July 23, 2013

Case File #013.07.23: UNKEMPT

During the Middle English era, kemben was the common word for “to comb.” The verb's past participle was kempt, and as you've probably already surmised, the derivative unkempt meant “not combed.” As the fourteenth century wound to a close, however, the spelling of kemben evolved into the now familiar comb, and though the form of unkempt somehow came out unscathed, the adjective's meaning shifted to the more general (and still current) “untidy or disheveled.” Now, if you're assuming that this was also when kempt came to mean “neat or orderly,” you couldn't be more wrong. You see, when kemben became comb, the verb's past participle also changed to combed and the older kempt fell out of use altogether. So, then, just where did the contemporary adjective kempt come from, you ask? Well, it turns out that it originated in the 1920s as a back-formation from unkempt, most likely first popping up when somebody in need of a tidy synonym assumed the un- in unkempt was a mere facultative prefix.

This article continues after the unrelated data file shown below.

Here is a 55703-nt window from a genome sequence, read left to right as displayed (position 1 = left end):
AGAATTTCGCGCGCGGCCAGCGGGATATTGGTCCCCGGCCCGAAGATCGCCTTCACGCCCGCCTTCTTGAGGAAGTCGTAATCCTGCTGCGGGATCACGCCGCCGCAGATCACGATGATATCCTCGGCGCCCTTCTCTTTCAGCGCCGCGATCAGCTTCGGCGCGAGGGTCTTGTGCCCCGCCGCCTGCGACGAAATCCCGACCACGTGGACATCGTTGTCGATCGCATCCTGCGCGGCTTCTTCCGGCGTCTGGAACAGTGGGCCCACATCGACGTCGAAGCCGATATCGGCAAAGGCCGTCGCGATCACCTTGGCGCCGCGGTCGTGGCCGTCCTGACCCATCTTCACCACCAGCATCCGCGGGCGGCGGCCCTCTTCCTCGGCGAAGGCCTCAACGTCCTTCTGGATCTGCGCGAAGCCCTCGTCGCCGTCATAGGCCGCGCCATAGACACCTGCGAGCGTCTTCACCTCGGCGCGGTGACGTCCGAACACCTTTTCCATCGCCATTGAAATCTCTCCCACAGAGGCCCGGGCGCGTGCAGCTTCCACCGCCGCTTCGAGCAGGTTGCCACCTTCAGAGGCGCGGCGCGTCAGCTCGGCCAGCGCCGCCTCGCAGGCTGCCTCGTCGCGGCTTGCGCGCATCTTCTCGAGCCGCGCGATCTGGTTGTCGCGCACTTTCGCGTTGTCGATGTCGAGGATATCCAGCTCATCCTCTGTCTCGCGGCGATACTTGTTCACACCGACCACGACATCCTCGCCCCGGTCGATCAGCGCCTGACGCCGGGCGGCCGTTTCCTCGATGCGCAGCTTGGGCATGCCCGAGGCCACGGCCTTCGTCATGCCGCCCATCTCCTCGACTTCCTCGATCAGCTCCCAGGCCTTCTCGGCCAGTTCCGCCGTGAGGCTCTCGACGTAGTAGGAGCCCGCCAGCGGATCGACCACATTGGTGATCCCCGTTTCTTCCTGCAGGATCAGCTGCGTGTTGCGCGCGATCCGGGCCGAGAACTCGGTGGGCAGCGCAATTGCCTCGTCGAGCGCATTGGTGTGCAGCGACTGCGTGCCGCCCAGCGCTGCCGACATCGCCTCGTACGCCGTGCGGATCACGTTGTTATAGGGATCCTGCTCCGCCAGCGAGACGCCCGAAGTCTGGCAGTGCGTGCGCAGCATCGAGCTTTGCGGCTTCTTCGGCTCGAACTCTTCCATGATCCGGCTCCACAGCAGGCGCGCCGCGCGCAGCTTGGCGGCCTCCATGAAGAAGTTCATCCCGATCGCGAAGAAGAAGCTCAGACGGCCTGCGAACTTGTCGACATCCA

©2013 Michael R. Gates

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